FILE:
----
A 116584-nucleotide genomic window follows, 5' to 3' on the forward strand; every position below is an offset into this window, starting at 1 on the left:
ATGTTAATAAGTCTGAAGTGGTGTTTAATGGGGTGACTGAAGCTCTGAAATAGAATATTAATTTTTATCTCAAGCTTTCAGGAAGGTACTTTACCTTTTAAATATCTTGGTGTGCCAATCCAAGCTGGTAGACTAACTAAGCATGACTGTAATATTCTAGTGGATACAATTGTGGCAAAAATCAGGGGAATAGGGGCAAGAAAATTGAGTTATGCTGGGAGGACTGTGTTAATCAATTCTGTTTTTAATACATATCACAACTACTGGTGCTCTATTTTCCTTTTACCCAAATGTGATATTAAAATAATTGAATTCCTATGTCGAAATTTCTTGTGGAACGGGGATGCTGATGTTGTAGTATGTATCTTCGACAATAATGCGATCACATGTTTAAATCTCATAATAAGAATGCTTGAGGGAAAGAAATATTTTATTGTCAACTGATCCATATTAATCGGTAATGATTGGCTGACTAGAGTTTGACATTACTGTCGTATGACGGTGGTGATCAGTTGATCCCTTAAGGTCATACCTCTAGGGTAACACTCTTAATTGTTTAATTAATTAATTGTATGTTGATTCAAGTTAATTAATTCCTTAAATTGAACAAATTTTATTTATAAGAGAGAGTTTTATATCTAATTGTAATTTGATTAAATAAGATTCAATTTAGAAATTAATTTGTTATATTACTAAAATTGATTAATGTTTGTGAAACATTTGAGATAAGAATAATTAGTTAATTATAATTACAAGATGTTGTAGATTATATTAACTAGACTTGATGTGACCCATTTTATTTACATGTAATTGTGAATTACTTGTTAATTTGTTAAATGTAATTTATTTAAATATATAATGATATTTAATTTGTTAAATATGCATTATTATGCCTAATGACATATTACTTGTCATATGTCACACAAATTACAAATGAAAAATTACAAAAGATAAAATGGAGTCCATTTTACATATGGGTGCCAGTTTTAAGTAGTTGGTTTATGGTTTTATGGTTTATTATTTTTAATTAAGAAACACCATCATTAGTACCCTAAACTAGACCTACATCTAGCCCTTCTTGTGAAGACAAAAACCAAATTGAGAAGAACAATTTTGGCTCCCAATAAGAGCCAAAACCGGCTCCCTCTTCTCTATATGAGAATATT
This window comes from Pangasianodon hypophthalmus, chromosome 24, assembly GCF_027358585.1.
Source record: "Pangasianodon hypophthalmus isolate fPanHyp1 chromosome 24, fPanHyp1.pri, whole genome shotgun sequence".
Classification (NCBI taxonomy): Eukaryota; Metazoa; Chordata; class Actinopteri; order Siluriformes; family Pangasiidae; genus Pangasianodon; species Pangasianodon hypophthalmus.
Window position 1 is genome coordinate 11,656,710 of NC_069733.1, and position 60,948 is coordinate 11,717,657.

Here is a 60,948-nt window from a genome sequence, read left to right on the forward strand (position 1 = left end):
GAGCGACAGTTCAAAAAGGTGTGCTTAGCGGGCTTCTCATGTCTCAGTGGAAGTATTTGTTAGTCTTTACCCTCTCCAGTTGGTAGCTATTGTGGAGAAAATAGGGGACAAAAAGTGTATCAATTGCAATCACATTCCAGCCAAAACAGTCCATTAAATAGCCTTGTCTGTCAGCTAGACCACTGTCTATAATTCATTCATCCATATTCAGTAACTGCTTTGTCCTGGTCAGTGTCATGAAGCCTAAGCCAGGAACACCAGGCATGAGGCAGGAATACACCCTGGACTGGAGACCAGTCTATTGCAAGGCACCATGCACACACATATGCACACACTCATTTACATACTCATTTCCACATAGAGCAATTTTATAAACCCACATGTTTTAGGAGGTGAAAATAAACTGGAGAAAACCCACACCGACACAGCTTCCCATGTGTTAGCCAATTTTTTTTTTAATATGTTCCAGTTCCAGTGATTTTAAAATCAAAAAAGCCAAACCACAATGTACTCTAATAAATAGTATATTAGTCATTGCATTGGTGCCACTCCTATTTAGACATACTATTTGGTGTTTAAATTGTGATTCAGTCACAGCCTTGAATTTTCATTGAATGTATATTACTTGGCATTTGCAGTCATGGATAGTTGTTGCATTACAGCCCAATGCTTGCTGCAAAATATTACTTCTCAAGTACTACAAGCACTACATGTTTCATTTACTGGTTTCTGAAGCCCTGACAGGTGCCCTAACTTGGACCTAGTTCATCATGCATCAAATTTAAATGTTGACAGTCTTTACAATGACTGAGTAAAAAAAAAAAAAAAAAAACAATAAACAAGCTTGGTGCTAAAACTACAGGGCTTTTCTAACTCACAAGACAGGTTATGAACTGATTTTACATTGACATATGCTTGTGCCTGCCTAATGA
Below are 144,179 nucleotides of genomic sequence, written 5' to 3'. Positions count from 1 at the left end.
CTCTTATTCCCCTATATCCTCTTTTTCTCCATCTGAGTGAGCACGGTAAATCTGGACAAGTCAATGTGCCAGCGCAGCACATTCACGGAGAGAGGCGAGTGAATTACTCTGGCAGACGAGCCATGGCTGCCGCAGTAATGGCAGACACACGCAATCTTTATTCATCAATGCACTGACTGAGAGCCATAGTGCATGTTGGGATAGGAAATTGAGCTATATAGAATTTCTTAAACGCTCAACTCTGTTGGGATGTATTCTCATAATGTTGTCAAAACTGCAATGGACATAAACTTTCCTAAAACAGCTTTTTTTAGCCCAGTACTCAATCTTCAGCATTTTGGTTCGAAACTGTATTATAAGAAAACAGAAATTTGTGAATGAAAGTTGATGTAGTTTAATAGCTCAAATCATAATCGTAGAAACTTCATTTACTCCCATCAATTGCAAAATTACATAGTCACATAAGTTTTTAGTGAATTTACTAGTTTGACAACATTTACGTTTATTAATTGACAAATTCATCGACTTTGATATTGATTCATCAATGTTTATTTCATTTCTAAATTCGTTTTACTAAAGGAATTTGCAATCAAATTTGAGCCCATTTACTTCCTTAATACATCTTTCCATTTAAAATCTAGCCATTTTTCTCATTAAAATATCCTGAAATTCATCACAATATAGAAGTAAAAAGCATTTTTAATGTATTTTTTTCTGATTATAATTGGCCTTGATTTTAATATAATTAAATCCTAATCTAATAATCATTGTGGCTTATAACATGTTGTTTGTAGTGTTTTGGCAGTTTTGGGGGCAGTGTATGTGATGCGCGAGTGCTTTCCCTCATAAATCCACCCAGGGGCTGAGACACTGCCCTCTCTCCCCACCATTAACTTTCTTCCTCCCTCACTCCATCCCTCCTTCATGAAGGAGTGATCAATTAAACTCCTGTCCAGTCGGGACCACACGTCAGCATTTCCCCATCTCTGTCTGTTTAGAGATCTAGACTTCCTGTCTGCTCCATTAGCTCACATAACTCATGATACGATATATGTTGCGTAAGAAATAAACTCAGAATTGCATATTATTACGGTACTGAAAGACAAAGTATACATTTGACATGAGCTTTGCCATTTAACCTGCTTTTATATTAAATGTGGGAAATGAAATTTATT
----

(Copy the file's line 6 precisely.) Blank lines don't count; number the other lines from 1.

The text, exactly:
Window position 1 is genome coordinate 11,656,710 of NC_069733.1, and position 60,948 is coordinate 11,717,657.